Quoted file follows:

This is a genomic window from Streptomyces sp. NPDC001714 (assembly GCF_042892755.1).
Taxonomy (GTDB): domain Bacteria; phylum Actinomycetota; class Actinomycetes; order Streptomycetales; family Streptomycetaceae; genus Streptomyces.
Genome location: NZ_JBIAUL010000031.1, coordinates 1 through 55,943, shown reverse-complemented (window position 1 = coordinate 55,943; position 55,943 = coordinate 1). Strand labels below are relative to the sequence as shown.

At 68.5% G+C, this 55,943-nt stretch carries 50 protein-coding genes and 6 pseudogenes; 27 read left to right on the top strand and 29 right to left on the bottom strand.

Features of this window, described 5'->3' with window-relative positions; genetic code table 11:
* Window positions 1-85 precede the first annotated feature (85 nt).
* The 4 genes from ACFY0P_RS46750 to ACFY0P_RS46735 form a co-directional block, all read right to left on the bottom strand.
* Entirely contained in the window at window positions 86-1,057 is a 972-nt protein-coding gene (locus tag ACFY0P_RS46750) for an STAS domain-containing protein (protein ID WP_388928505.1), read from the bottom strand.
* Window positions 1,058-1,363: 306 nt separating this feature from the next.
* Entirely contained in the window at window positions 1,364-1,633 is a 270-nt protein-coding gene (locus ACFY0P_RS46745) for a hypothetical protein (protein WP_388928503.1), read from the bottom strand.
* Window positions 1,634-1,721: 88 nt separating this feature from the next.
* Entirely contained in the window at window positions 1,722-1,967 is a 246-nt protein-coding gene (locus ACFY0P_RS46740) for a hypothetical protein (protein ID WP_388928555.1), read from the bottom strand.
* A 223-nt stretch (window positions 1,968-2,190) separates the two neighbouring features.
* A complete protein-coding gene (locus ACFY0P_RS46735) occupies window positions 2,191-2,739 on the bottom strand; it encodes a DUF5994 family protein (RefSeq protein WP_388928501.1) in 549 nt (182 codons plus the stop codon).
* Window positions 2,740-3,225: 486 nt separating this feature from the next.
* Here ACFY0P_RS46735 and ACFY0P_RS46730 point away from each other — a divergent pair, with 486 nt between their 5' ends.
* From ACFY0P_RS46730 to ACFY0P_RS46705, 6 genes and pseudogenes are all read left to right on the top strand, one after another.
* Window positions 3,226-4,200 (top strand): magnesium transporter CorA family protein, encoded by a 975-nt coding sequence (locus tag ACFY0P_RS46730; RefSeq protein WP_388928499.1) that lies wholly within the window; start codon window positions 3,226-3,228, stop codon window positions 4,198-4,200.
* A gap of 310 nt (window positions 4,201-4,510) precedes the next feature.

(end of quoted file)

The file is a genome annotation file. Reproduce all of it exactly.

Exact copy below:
This is a genomic window from Streptomyces sp. NPDC001714 (assembly GCF_042892755.1).
Taxonomy (GTDB): domain Bacteria; phylum Actinomycetota; class Actinomycetes; order Streptomycetales; family Streptomycetaceae; genus Streptomyces.
Genome location: NZ_JBIAUL010000031.1, coordinates 1 through 55,943, shown reverse-complemented (window position 1 = coordinate 55,943; position 55,943 = coordinate 1). Strand labels below are relative to the sequence as shown.

At 68.5% G+C, this 55,943-nt stretch carries 50 protein-coding genes and 6 pseudogenes; 27 read left to right on the top strand and 29 right to left on the bottom strand.

Features of this window, described 5'->3' with window-relative positions; genetic code table 11:
* Window positions 1-85 precede the first annotated feature (85 nt).
* The 4 genes from ACFY0P_RS46750 to ACFY0P_RS46735 form a co-directional block, all read right to left on the bottom strand.
* Entirely contained in the window at window positions 86-1,057 is a 972-nt protein-coding gene (locus tag ACFY0P_RS46750) for an STAS domain-containing protein (protein ID WP_388928505.1), read from the bottom strand.
* Window positions 1,058-1,363: 306 nt separating this feature from the next.
* Entirely contained in the window at window positions 1,364-1,633 is a 270-nt protein-coding gene (locus ACFY0P_RS46745) for a hypothetical protein (protein WP_388928503.1), read from the bottom strand.
* Window positions 1,634-1,721: 88 nt separating this feature from the next.
* Entirely contained in the window at window positions 1,722-1,967 is a 246-nt protein-coding gene (locus ACFY0P_RS46740) for a hypothetical protein (protein ID WP_388928555.1), read from the bottom strand.
* A 223-nt stretch (window positions 1,968-2,190) separates the two neighbouring features.
* A complete protein-coding gene (locus ACFY0P_RS46735) occupies window positions 2,191-2,739 on the bottom strand; it encodes a DUF5994 family protein (RefSeq protein WP_388928501.1) in 549 nt (182 codons plus the stop codon).
* Window positions 2,740-3,225: 486 nt separating this feature from the next.
* Here ACFY0P_RS46735 and ACFY0P_RS46730 point away from each other — a divergent pair, with 486 nt between their 5' ends.
* From ACFY0P_RS46730 to ACFY0P_RS46705, 6 genes and pseudogenes are all read left to right on the top strand, one after another.
* Window positions 3,226-4,200 (top strand): magnesium transporter CorA family protein, encoded by a 975-nt coding sequence (locus tag ACFY0P_RS46730; RefSeq protein WP_388928499.1) that lies wholly within the window; start codon window positions 3,226-3,228, stop codon window positions 4,198-4,200.
* A gap of 310 nt (window positions 4,201-4,510) precedes the next feature.